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Old 09-14-2022, 06:22 PM   #5
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Thanks for all the responses so far! This has definitely given me something to think about. And in particular Hui's theory - I would rep you if I could, but apparently even now with so much activity I've repped you too recently. I don't know if this was always obvious to you, but it was not obvious to me - but it's one of those things that once said aloud you suddenly realize that's exactly what you've been looking for. Thank you very much for sharing your "formula".

Quote:
Originally Posted by Boromir88 View Post
I agree and a few examples to show good changes from poor (imo)

Jackson's Fellowship of the Ring. I remember from the extended commentaries Jackson stating when making decisions on what needed to be cut, or not, they went by the general guide of "if it's not about Frodo and the Ring it needs to advance the story to have a reason to stay in." So, obviously he brings up having to cut out Bombadil, but also interesting that he mentions cutting out the scene when the Fellowship was attacked by wolves at night. He said Frodo, the Fellowship, and the Ring had to get from point A to point B and the wolf attack wouldn't add anything extra to advance that story. But he made the decision to keep Gandalf's imprisonment in Orthanc, because that was an ancillary scene so we knew what happened to Gandalf when he never showed up in Bree. This is why I think Fellowship of the Ring was the best film Jackson did, because he stuck to a pretty clear purpose in making the choice "this story has to be about Frodo and the Ring. If it does not involve Frodo and the Ring, then it has to advance the story to stay in." Like the audience would want to know why Gandalf wasn't where he said he was going to be. If only he showed this kind of clear thinking and vision in The Hobbit movies. Instead of throwing in everything with the kitchen sink, and Bilbo getting lost in his own movies.

If you haven't watched the extended commentaries, I think they would be quite helpful in understanding the questions you raise here. I don't agree with all the changes Jackson made, but he explains a reason for a lot of them, and gives a better understanding of their own creative thought process.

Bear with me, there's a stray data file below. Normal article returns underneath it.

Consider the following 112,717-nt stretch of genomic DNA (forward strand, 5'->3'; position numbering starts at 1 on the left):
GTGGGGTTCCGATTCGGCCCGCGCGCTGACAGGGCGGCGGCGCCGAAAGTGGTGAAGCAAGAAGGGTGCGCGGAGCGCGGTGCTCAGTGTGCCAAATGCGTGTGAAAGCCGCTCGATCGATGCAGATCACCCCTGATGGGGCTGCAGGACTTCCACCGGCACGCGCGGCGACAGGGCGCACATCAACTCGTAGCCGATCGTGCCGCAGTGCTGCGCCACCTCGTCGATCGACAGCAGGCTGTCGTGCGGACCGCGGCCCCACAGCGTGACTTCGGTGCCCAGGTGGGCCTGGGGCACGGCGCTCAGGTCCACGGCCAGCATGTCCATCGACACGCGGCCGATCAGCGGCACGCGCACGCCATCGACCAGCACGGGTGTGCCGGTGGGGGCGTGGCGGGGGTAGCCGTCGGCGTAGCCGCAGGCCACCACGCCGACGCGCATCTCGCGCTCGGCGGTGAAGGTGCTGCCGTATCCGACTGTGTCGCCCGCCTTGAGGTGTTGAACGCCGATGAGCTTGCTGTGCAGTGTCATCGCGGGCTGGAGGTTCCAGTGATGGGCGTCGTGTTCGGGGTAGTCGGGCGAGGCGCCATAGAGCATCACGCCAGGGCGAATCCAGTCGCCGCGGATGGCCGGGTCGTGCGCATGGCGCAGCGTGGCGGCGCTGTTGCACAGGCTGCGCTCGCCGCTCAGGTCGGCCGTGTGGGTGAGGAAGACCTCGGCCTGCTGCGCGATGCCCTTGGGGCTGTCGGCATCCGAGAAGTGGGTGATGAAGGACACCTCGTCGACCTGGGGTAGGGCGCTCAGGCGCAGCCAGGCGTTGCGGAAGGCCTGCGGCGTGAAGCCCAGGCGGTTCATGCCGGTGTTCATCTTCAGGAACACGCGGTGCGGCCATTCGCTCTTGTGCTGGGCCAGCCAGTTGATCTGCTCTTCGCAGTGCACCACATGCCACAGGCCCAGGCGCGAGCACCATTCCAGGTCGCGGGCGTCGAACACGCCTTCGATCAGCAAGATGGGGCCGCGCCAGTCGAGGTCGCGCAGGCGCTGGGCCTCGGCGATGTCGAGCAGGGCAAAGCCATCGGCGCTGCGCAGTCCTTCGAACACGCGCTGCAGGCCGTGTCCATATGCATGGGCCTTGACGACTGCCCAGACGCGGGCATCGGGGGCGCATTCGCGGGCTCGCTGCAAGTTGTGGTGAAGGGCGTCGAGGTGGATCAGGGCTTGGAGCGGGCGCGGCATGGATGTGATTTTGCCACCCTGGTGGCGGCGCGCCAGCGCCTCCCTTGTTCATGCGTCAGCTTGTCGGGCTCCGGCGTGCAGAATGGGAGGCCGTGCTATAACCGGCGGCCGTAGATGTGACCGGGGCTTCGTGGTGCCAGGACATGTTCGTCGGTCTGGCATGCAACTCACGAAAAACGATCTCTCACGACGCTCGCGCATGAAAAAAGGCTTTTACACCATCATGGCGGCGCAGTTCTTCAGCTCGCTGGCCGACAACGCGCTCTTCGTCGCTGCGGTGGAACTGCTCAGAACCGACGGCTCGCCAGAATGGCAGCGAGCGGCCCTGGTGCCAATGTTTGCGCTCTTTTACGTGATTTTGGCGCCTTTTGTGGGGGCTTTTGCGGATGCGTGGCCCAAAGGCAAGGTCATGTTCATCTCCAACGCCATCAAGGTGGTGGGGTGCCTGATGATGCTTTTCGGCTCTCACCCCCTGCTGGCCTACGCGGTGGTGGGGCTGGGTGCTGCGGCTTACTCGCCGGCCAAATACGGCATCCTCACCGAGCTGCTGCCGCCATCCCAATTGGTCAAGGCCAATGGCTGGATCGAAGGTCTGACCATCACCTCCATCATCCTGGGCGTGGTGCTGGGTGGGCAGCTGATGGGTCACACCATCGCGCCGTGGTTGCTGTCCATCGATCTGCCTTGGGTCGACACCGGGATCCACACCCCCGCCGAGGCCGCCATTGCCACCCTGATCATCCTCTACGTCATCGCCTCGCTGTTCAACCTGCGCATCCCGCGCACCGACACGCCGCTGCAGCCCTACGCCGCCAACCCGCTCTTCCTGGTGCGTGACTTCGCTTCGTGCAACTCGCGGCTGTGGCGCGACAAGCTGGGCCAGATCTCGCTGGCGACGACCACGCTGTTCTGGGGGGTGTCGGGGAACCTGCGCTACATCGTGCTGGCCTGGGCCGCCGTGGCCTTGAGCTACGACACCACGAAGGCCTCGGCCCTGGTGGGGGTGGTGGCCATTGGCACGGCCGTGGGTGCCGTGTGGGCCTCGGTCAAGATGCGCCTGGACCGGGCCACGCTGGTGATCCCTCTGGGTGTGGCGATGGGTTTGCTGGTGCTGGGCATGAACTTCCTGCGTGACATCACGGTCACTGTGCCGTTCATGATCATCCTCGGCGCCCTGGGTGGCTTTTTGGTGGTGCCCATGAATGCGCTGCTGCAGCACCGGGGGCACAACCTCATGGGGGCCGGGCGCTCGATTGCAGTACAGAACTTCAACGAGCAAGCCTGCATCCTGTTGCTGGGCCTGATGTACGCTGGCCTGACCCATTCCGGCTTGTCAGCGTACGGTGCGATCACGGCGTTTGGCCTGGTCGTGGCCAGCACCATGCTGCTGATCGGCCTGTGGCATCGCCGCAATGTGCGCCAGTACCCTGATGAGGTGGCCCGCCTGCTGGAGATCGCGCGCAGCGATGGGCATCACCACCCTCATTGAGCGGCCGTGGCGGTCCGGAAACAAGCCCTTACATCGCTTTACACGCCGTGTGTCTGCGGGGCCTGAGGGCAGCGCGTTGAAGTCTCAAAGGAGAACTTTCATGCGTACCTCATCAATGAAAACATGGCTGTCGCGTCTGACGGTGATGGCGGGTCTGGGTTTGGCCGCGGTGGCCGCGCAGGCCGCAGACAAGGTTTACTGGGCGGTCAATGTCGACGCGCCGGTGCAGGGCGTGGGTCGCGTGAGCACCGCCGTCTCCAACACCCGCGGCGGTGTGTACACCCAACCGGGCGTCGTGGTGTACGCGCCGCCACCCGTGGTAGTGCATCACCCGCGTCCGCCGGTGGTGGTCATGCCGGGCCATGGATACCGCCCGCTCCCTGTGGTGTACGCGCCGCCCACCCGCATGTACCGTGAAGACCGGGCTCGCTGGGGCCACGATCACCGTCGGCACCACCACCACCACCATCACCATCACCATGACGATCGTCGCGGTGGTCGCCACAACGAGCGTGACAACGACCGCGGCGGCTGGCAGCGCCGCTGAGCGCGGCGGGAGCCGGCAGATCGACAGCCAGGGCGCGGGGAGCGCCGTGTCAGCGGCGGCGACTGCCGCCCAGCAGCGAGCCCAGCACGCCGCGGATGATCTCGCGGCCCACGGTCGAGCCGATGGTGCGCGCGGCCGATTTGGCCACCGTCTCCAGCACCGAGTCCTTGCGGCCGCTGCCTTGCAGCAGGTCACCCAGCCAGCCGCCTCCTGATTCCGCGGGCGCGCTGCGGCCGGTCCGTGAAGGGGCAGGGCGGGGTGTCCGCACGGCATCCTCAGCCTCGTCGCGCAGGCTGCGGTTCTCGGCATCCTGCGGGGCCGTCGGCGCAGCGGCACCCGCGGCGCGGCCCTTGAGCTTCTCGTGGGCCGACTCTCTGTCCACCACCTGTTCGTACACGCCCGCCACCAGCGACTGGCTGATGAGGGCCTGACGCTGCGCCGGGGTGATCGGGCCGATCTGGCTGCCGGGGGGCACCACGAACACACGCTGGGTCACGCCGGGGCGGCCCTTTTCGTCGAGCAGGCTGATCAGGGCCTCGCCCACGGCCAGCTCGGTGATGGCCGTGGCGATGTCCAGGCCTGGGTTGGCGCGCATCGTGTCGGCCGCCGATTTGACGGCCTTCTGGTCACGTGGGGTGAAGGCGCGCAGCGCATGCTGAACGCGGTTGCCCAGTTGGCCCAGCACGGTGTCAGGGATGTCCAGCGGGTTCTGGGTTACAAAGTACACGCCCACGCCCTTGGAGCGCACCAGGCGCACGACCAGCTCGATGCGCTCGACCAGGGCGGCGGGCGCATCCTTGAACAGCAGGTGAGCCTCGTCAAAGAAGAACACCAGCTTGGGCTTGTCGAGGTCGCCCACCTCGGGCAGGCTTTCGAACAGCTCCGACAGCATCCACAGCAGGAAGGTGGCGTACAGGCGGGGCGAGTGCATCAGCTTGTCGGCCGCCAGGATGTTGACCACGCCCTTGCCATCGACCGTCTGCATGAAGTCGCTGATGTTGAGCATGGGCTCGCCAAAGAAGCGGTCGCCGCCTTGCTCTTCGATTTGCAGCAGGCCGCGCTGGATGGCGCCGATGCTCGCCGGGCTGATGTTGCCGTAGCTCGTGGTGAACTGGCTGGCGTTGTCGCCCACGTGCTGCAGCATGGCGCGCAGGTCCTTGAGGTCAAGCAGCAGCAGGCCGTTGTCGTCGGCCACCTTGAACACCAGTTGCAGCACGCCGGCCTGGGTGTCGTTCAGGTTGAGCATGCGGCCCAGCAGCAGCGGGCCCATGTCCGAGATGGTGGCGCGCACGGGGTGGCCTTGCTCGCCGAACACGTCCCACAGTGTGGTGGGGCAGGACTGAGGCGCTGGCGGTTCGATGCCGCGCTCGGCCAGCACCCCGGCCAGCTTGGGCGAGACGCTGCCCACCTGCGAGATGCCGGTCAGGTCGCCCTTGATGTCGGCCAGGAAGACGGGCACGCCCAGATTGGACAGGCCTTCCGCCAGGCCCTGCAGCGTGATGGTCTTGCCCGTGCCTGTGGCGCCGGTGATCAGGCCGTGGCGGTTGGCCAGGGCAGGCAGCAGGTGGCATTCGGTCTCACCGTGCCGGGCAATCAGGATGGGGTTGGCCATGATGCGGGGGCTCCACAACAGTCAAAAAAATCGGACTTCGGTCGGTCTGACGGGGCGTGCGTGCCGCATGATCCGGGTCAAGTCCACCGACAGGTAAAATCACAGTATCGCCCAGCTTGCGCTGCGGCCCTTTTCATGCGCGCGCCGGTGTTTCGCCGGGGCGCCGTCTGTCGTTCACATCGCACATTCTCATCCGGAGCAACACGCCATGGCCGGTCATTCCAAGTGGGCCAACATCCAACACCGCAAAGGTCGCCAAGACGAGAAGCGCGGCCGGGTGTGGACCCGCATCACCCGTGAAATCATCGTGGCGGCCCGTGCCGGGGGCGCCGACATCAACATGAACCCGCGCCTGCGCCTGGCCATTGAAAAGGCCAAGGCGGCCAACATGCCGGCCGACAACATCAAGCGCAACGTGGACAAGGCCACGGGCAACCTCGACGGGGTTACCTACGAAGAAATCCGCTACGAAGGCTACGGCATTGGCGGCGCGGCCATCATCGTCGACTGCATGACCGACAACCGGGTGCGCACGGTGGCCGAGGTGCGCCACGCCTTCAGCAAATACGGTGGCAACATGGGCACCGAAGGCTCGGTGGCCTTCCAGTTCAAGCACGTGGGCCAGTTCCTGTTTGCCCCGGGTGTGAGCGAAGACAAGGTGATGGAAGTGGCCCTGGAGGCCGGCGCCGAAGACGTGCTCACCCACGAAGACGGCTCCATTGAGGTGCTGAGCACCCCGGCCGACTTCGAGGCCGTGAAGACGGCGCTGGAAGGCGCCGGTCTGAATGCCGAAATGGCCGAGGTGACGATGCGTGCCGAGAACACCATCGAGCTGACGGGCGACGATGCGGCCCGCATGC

Now, perhaps a bad example. Again, at least in my opinion, but others might feel differently. I really enjoyed Bakshi's Lord of the Rings (even viking Boromir and pantsless Aragorn) but I didn't like either of the Rankin/Bass's The Hobbit or Return of the King. It wasn't so much there was no Beorn or Arkenstone story. Sometimes just cutting something out is a good thing for fanfiction writing. I just didn't get it, The Rankin/Bass Hobbit left me with more questions than it should have because of a poor conclusion. Like for some reason we are told 8 dwarves died, but besides Thorin and Bombur we don't know who died and who survived, because Bilbo never says bye. Gandalf just says Thorin and Bombur died, ok time to go home. I feel like they could have just cut down the number of dwarves in the Company, because apparently the rest aren't important enough to know what happened to them. At least tell us which ones didn't make it!
I am not that familiar with the animated adaptations so have to just take your descriptions at face value, but I would argue that at least part of the "bad change" example might not be so much a reflection of the fictional changes as a reflection of bad storytelling. It's bad storytelling to not give a proper conclusion to your story, whatever "proper" may be in that context (whether closure or cliffhanger, answer or eternal question - it all depends on the story, but there has to be a conclusion, and TH begs more certainty). The fictional change was perhaps in the number and identity of the Dwarves that died. Is there some internal justification for killing off Bombur and the nameless others? Perhaps Bombur is one of the most memorable Dwarves (dunno if that's so in the adaptations too, but he does stand out), so that might have played into it. Doesn't explain the other extra Dwarves though. But I'm not sure here, this question requires actual knowledge of the adaptation which I am lacking. But I suppose my question, if we were to dissect this scenario and split a couple hairs, is: was the "badness" a result of changing the cannon, poor storytelling (ie it would still have been a dissatisfying conclusion even if Dwarves died canonically), or a combination of both?
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Old 09-15-2022, 05:01 PM   #6
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1420!